# Analytical Model of Two-Directional Cracking Shear-Friction Membrane for Finite Element Analysis of Reinforced Concrete

^{1}

^{2}

^{3}

^{*}

## Abstract

**:**

## 1. Introduction

## 2. Research Significance

## 3. Brief Description of the Shear-Friction Model

_{cr}and γ

_{cr}) are the crack separations and slips divided by the average crack spacing. This definition of smeared crack strains only works if the crack-opening path is simplified to a linear relationship, otherwise the crack shear and normal stresses would not be uniquely determined by the crack strains. Crack slip can be compared with pushing a block up a slope with a rough surface, in which the coefficient of friction relative to the crack-opening path can be defined. The friction coefficient relative to the surface of the slope is defined by Equation (1) [15]:

^{up}and μ

^{down}are defined by Equations (2) and (3) for either the upslope or downslope direction as functions of the single-crack-path friction coefficient μ’ and the angle of the crack opening path θ (both should remain constant) [5]. The detailed process of the one-crack formulation is referred to in [16].

## 4. Proposed Orthogonal-Cracking Model Based on Shear Friction

_{cop}ε. The crack-path model is a constitutive model for concrete subjected to uniaxial compression that predicts axial and transverse strains as functions of the applied axial stress. It assumes the presence of closely spaced slip surfaces that occur at all possible planar orientations that form an angle approximately equal to 0.45 radians with respect to the axis of loading. Strain is the sum of linear elastic strain in the material between slip surfaces and nonlinear strain due to slip and separation of the surfaces. For convenience, the slip surfaces can be thought of as closely spaced cracks. Shear and normal strain equal the slip and separation divided by the average crack spacing, respectively. Slip causes the crack to separate due to crack-surface roughness. The relationship between slip and separation is referred to as the “crack-opening path” for convenience. The slope of the crack-opening path can flatten due to stress normal to the crack surface.

_{cop}is a crack-opening-path slope that can be estimated from shear-friction test and a parametric study. See [15,16] for more details. From the crack-opening path, the effective strain

^{e}ε can be defined. For the initial formulation of the model, it is assumed that the total strains are almost all crack strains. Total shear slip will be tracked as it will be equal to the crack slip. Material properties and cracks are also smeared across the element. Once two cracks have formed, it will be difficult to determine how incremental shear strain is distributed between the two crack directions. Another important assumption will be that only one crack can slip or be “active” at a time.

#### 4.1. Stress/Strain Formulations

#### 4.1.1. Effective Strain

#### 4.1.2. Normal Concrete Stress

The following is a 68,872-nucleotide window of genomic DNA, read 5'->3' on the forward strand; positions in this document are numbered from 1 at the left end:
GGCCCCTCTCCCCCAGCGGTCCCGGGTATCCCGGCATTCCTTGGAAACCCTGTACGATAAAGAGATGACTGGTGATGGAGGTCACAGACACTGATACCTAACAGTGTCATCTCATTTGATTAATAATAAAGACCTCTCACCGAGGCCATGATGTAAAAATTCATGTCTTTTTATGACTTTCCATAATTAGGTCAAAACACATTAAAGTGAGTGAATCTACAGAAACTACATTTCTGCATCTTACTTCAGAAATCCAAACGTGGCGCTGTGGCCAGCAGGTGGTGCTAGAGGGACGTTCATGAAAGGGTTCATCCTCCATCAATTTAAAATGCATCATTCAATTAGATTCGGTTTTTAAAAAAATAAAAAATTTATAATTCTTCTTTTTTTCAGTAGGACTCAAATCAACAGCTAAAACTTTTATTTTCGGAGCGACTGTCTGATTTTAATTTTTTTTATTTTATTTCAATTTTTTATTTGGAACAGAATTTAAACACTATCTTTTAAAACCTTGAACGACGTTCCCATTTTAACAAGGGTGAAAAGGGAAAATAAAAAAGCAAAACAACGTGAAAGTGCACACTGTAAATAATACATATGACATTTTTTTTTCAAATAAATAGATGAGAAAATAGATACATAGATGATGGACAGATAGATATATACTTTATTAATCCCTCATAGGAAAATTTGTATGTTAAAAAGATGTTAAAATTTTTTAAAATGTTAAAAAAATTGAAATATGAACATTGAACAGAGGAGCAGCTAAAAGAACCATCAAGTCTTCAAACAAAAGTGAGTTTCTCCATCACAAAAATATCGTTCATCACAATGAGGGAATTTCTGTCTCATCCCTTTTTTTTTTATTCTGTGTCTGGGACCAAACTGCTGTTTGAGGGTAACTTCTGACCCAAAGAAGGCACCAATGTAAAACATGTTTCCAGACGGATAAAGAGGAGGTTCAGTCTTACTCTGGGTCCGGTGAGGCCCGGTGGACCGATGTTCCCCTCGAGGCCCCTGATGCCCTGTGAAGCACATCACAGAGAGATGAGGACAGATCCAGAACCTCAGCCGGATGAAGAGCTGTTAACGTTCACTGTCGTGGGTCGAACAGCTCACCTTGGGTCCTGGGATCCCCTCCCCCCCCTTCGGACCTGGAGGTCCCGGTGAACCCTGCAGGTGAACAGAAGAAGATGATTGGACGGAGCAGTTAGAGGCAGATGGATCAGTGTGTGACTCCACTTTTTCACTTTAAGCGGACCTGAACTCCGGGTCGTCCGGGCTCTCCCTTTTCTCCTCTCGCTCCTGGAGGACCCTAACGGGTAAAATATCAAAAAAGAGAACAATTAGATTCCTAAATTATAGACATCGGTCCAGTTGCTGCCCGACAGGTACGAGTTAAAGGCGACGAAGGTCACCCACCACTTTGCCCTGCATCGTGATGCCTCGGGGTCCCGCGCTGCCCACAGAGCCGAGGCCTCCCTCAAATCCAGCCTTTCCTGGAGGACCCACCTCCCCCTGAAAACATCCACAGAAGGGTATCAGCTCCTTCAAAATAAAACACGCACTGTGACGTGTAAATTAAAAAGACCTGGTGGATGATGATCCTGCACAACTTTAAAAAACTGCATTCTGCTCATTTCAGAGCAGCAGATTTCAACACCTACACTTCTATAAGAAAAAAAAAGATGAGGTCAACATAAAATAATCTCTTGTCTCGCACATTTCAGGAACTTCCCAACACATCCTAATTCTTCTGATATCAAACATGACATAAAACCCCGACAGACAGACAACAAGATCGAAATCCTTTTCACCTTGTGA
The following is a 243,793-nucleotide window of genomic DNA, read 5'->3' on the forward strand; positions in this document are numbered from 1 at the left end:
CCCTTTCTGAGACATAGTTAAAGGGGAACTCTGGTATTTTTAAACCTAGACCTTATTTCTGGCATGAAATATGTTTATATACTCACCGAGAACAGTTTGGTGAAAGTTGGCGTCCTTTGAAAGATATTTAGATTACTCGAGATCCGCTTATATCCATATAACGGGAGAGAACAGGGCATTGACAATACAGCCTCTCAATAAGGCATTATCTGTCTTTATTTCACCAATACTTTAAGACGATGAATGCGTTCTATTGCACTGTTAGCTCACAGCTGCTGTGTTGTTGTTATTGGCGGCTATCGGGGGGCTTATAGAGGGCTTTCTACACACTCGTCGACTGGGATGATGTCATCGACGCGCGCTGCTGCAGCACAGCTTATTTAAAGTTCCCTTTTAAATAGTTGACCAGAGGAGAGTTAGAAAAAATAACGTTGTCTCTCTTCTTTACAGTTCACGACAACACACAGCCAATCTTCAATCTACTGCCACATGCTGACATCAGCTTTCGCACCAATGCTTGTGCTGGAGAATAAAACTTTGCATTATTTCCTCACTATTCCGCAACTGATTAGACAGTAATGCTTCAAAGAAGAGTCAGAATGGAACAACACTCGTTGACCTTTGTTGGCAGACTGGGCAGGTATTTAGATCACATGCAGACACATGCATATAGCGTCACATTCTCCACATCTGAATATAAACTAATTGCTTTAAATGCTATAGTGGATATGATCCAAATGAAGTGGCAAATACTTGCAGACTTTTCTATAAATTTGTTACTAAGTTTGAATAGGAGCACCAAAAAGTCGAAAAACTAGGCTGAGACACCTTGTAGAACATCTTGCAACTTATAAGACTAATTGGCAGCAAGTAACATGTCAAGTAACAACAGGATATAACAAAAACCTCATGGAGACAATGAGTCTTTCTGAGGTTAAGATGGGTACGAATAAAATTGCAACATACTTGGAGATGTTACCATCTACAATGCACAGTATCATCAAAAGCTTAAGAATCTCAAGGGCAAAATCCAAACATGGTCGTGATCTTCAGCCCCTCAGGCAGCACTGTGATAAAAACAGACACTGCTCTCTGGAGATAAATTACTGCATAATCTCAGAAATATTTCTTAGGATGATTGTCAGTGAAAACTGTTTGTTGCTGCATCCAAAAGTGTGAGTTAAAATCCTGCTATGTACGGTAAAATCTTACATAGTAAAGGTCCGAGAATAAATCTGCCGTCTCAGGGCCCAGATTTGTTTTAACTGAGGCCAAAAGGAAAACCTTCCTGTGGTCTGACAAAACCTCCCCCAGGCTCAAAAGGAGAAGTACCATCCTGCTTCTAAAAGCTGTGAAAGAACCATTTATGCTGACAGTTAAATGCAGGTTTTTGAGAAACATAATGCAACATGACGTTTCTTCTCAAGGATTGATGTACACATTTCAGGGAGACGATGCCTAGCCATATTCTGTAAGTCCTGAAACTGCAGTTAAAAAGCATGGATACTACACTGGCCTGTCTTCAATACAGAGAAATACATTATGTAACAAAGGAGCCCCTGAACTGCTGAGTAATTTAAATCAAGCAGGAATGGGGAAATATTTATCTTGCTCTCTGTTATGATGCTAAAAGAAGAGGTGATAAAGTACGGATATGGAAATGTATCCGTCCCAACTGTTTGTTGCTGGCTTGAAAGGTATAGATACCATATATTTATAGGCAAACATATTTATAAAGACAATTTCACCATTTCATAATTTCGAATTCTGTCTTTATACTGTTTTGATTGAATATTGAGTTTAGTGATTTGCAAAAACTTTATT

_{1}and σ

_{2}. Positive values of effective strain represent tension across the crack surface, while negative values represent compression. A tension-stiffening curve is used to model the reduced stiffness in the tensile strain region, and the full elastic modulus of concrete is used for simplicity in the compressive strain regions. Equations (6) and (7) [5] for normal stress in the concrete are listed below, formulated for Crack 1. Equations for Crack 2 can be obtained by replacing “1” with “2” for the stress and strain notations.

- (a)
^{e}ε_{1}≤ ε_{cr}(the cracking strain of concrete):$${\sigma}_{1}={E}_{c}{}_{}{}^{e}\epsilon _{1}={E}_{c}\left({\epsilon}_{1}-\frac{\left|{\gamma}_{12}\right|}{{a}_{cop}}\right)$$- (b)
^{e}ε_{1}> ε_{cr}:$${\sigma}_{1}=\frac{{f}_{cr}}{\sqrt{1+200{}_{}{}^{e}\epsilon _{1}}}$$

#### 4.1.3. Maximum and Minimum Shear Stresses

- Tension across the Crack

_{1}is tensile, shear stress is calculated as follows, assuming that this is the shearing stress resisted by dowel action of the reinforcement crossing the crack:

- Compression across the Crack

_{1}is compressive and the crack surfaces are in contact, shear stress is determined by the equations shown in Table 1.

_{12}> 0) and negative shearing strain (γ

_{12}< 0), the three cases considered are shown in Table 1: if the crack surface is slipping down a slope, “if the crack surface is not slipping and if the crack surface is slipping up a slope.

_{12}, shear stress τ

_{12}is determined from the “not slipping” equation, but is limited by the minimum and maximum shear stresses, τ

^{a}

_{12}and τ

^{c}

_{12}, as shown below:

_{1}with the normal stress relative to Crack 2, σ

_{2}.

#### 4.1.4. Secant Stiffness Matrix Formulation

**Case 1: Crack Direction 1 Active**

- (a)
- If the normal stress is tensile, the stress–strain relationship is as follows for positive and negative shearing strain, γ
_{12}:$$\left\{\begin{array}{c}{\sigma}_{1}\\ {\sigma}_{2}\\ {\tau}_{12}\end{array}\right\}=\left[\begin{array}{ccc}{E}_{1}& 0& \frac{\pm {E}_{1}}{a}\\ 0& {E}_{2}& 0\\ 0& 0& \frac{{\beta}^{\prime}G}{1+{\beta}^{\prime}}\end{array}\right]\left\{\begin{array}{c}{\epsilon}_{1}\\ {\epsilon}_{2}\\ {\gamma}_{12}\end{array}\right\}$$_{1}is the secant stiffness of concrete defined as the normal stress (Equation (7)) divided by the current effective strain value,^{e}ε_{1}. E_{2}can be obtained in the same manner as E_{1}by replacing “1” with “2” in the stress and strain notations. - (b)